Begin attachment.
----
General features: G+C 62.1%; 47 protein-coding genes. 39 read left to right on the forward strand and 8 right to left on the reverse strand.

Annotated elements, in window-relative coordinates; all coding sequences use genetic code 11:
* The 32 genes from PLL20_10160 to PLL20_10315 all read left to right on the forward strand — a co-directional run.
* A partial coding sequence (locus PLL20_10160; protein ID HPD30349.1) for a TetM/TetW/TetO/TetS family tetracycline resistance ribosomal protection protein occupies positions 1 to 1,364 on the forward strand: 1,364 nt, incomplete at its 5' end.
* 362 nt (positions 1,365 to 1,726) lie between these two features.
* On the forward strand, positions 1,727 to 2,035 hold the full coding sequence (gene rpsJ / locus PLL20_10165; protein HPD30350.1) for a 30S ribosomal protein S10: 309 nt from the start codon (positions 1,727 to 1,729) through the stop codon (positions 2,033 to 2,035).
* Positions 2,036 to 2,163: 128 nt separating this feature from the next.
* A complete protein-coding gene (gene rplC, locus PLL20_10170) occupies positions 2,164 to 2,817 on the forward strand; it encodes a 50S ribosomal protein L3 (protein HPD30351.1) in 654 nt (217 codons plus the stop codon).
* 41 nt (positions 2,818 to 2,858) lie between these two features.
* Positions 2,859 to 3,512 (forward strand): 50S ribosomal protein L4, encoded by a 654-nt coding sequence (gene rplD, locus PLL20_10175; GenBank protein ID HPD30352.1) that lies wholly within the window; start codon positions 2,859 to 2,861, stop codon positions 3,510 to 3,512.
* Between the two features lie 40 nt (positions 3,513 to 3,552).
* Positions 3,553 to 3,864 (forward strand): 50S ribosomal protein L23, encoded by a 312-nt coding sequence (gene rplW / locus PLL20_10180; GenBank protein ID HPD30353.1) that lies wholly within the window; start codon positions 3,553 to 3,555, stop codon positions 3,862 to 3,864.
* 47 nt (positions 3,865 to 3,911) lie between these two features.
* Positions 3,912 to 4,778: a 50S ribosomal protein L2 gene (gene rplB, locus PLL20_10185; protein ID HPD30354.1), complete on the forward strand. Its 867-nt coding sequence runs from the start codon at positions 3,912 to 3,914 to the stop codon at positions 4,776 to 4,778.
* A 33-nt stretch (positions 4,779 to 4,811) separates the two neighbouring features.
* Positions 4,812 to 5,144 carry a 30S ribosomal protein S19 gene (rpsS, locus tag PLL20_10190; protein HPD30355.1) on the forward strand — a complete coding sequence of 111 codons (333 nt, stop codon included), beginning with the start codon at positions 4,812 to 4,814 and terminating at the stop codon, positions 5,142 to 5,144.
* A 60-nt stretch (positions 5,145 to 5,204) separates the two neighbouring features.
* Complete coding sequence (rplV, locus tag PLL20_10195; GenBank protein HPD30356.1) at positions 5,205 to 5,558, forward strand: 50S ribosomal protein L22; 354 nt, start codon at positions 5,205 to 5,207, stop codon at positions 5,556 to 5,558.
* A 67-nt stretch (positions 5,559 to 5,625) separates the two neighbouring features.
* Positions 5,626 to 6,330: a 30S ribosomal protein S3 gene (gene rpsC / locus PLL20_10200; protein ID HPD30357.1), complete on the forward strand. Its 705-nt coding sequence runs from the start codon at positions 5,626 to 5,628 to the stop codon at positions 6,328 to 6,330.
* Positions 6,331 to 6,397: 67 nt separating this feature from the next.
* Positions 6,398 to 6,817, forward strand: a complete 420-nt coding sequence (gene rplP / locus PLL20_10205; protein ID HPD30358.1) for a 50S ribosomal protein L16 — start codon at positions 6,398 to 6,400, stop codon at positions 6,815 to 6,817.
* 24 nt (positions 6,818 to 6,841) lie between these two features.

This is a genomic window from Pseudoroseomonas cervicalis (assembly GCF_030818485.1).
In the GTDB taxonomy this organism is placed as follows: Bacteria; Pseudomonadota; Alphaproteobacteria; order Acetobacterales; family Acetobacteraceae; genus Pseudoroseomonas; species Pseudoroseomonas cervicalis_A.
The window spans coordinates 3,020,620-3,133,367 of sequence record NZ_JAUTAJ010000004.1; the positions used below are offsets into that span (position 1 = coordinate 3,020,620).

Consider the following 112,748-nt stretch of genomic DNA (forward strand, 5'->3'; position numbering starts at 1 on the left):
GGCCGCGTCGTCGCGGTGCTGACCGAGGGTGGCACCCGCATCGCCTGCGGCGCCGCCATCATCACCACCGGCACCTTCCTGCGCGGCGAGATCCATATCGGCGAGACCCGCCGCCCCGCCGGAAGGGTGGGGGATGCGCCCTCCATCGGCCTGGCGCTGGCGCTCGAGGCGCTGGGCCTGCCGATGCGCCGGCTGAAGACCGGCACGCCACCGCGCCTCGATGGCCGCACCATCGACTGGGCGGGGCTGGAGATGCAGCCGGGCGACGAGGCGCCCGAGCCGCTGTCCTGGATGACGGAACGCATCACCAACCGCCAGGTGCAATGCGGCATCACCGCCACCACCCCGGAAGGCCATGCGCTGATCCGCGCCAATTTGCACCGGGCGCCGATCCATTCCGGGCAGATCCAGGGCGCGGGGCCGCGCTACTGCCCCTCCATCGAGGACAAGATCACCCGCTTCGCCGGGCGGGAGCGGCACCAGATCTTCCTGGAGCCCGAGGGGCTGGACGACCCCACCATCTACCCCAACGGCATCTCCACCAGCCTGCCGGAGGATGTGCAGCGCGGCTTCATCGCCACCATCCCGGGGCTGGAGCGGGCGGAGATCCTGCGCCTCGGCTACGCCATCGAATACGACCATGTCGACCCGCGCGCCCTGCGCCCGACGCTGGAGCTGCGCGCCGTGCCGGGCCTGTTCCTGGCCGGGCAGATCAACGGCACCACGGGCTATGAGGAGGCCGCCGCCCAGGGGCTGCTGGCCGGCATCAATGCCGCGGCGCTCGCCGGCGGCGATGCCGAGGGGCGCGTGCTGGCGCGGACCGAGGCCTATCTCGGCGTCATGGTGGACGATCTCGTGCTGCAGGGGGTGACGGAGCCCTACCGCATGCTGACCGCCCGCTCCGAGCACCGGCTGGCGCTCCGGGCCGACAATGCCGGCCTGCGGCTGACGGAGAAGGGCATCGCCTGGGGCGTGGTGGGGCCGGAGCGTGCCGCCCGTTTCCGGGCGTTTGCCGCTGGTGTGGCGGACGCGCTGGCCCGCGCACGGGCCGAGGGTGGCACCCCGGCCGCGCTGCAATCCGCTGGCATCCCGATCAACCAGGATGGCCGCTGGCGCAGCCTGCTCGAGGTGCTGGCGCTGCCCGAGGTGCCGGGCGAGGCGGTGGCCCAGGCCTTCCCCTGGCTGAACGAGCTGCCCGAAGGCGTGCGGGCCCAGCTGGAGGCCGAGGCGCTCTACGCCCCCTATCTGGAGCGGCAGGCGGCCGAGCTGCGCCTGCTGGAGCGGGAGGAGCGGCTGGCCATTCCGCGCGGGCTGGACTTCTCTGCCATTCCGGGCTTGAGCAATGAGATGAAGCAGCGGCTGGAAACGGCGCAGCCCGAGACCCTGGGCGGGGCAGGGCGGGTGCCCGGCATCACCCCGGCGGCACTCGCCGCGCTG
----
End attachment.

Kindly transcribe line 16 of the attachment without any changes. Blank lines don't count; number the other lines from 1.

* Positions 4,812 to 5,144 carry a 30S ribosomal protein S19 gene (rpsS, locus tag PLL20_10190; protein HPD30355.1) on the forward strand — a complete coding sequence of 111 codons (333 nt, stop codon included), beginning with the start codon at positions 4,812 to 4,814 and terminating at the stop codon, positions 5,142 to 5,144.